Wednesday, September 17, 2008

You know it's bad: Economy hits the NFL

Terry Lefton of Sports Business Journal was interviewed on American Public Media's Marketplace report today about the NFL's budget shortfalls.
The NFL is still the biggest, most profitable sports property in the U.S., says Lefton, but Roger Goodell's recent memo to the league even hints at layoffs in light of less-than-projected revenues.
For the first time in Lefton's memory, the NFL started the season without a new corporate sponsor. Financial services and the auto industry are traditionally big sponsors, and both sectors are struggling.
Smaller leagues and teams are likely in much worse shape than the NFL. On top of that, what Lefton calls the "false economy" -- ad money and sponsorships pumped into sports via the U.S. election and the Olympics -- will dry up next year.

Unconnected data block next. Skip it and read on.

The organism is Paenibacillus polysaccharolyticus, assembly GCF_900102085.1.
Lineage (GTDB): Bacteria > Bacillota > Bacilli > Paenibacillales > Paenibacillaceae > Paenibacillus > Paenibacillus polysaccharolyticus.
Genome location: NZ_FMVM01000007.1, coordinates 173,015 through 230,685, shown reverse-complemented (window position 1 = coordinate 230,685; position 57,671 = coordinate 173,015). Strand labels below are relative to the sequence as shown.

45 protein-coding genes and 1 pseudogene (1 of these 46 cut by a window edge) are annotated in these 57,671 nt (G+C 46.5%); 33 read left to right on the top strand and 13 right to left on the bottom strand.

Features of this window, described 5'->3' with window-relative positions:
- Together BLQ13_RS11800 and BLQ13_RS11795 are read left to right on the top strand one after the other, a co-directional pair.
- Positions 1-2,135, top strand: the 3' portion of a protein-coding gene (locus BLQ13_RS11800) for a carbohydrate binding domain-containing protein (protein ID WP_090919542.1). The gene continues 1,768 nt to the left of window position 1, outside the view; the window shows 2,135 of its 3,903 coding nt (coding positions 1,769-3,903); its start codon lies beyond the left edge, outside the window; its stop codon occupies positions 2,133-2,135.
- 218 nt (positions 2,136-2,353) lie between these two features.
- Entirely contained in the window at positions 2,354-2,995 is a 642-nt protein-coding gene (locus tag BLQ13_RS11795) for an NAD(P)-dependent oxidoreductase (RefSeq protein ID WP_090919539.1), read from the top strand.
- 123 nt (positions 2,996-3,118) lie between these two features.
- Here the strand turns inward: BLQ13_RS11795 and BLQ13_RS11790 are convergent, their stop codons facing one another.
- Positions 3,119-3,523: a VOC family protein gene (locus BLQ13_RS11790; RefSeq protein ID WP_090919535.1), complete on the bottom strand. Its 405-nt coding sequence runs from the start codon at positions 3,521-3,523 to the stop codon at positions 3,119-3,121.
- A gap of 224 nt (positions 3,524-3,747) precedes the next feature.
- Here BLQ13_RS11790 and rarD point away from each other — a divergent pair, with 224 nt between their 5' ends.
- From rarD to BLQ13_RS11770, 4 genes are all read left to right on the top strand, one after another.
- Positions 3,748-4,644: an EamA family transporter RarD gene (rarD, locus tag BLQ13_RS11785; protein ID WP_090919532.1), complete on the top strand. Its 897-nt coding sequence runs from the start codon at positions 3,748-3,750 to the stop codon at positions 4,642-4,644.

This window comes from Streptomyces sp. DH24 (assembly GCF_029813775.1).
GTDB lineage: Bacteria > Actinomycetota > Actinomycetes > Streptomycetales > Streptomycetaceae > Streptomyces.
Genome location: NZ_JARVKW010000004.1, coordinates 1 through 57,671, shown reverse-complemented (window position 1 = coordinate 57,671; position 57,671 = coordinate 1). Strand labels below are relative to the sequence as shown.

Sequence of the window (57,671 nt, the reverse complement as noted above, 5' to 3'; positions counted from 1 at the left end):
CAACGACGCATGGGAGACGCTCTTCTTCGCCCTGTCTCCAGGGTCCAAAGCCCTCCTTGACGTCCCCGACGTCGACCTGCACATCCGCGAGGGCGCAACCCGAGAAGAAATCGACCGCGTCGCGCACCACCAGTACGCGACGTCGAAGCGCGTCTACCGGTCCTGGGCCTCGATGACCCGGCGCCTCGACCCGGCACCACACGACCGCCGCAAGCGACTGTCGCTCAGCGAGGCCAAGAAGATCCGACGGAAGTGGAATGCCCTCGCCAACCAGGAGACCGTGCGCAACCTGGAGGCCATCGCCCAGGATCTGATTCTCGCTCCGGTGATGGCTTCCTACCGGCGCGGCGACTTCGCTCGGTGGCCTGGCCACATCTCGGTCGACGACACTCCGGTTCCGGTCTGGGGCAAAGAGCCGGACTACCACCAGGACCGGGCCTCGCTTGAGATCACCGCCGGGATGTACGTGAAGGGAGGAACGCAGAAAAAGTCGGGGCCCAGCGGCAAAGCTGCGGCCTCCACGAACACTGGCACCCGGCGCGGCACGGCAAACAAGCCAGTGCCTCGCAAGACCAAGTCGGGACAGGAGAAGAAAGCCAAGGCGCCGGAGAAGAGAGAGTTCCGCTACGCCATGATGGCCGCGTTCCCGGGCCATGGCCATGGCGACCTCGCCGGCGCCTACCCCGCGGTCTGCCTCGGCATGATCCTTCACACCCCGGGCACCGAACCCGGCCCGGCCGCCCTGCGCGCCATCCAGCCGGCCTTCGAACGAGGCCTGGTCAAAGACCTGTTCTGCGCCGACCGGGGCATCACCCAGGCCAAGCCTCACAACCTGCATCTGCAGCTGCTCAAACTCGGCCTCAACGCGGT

Are there any bright spots? Yes -- the WNBA recently announced a banner year for marketing, media and revenues.
Credit increased publicity because of the Olympics, the infusion of Candace-Parker star power, and better marketing by teams and the league. It's good to see the WNBA -- which has struggled in a market dominated by male leagues -- continue to grow.


pt said...

I wonder if the WNBA's success has a lot to do with being more dependent on the gate than larger leagues are.

When ad revenue dries up, leagues like the NFL really suffer - could the NFL function if its only source of revenue were ticket sales? Whereas smaller leagues have some insulation from economic fluctuations due to low ticket prices in general, strong fan loyalty and a greater reliance on turnstile traffic.

Terry said...

The WNBA is growing? Based on what mertric. This league is unprofitable and would not exist without the support of the NBA.